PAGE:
George Miley – ‘Astronomy for development’ events at the UN General Assembly
The Netherlands has a prominent position in international astronomy, and Dutch astronomers have been exploiting their discipline to advance the Sustainable Development Goals (SDGs) for many years already – as have astronomers from Leiden. They will organise an ‘Astronomy for Development’ programme at a prestigious conference surrounding the 75th UN General Assembly. The activities will focus on innovative contributions of astronomy to advancing SDG4 (education), SDG9 (infrastructure), SDG13 (climate action), SDG16 (peace), SDG5 (gender equality) and SDG10 (inequalities). South African Foreign Minister Naledi Pandor, who was recently awarded an Honorary Professorship in ‘Astronomy for Development’ by Leiden University, will play a major role in the programme.
Jan Aarts – Pilot exchange project between members of the Leiden-Delft Casimir Research School and the Physics PhD Research School of HSE Moscow
The Physics Department at the Higher School of Economics (HSE) Moscow recently started a Physics PhD Research School inspired by the experience of the Leiden-Delft Casimir Research School. In this pilot project, members of the two institutes will visit each other’s institute. Two lecturers and five PhD candidates from the Casimir Research School will travel to Russia for a workshop for PhD candidates, and later in the year, members of the PhD Council of the HSE PhD Research School will visit Leiden and Delft along with a number of lecturers.
Jos Schaeken – On news and fake news: What did the Dutch really think about Russia in the early seventeenth century?
Four hundred years ago, for the first time in history, the Dutch public was extensively informed by a fellow countryman about the state of affairs in Russia: the customs and history of the Russians. So-called first-hand information. At a first glance, this does not appear to be entirely true. What is fact and what is fiction? In this project, Dutch and Russian researchers will seek to answer this key question: news or fake news? Has much really changed with regard to the exchange of reliable information between the two countries in the intervening centuries?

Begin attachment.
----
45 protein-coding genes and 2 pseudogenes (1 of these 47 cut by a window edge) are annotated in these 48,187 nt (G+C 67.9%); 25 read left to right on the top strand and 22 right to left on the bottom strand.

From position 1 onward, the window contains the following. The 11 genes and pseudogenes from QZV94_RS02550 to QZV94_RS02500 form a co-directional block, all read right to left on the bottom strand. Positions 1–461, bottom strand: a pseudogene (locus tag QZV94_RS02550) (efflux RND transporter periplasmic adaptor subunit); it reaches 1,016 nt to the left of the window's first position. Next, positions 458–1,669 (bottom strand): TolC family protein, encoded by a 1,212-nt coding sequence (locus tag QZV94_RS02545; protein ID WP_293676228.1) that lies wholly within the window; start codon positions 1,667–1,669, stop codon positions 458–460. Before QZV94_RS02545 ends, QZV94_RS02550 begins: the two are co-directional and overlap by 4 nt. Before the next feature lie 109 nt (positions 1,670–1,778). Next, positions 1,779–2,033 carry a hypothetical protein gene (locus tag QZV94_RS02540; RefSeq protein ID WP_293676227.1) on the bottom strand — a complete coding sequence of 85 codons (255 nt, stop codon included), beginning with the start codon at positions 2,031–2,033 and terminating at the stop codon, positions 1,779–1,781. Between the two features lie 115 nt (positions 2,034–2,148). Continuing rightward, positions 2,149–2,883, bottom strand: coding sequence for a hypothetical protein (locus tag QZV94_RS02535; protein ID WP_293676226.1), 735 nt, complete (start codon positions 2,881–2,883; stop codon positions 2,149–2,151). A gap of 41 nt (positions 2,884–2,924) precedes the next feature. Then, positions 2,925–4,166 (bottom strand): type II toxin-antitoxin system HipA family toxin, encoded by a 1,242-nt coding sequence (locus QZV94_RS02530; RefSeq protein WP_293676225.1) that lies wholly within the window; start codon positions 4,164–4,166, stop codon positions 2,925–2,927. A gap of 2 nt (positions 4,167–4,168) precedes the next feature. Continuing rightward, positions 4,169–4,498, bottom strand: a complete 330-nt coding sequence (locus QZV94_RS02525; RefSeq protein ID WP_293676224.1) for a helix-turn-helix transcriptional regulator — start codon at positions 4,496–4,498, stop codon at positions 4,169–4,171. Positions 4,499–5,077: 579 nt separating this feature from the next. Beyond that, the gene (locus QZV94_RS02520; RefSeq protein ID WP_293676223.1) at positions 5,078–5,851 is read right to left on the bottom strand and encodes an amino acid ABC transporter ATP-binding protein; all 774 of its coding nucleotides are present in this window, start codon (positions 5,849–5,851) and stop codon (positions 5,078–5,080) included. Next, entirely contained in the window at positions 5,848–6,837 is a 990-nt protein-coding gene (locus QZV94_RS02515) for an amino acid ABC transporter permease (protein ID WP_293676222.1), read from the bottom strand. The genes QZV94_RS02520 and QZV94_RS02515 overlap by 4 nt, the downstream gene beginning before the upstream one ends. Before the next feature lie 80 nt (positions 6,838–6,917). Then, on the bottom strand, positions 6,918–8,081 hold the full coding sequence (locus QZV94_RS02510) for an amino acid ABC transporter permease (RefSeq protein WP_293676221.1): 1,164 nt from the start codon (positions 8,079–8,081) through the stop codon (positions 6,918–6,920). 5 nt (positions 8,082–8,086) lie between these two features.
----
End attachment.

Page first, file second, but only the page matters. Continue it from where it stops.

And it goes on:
Niels Schiller – Multilingualism: an impetus for education and the economy
A large amount of research has been conducted into multilingualism and its many advantages: languages unite people and strengthen intercultural understanding. They also play a vital role in enhancing employability and mobility, thus offering economic, political and development benefits. However, there is still a long way to go to achieve a multilingual reality and bridge the gap between theory and practice. In this project, a three-day conference will bring together scholars and practitioners from the Netherlands, India and elsewhere to discuss the latest insights from research and their implementation in language and education policies as well as how to give shape to future collaboration.
Pancras Hoogendoorn – The Boerhaave-Ruysch-Pirogov exhibition
In the field of medicine, there is an interesting connection between the Netherlands and Russia. The Leiden University Medical Center together with the Military Medical Museum and the Anatoly Sobchak Foundation in Saint Petersburg are going to explore the shared Dutch-Russian medical history in the Boerhaave-Ruysch-Pirogov exhibition, which will be on show in October/November 2020. They will also exchange scientific knowledge and give masterclasses in which Naturalis Biodiversity will also participate. The programme shows how respect for differences of opinion and political differences can collaboration based on trust can be achieved.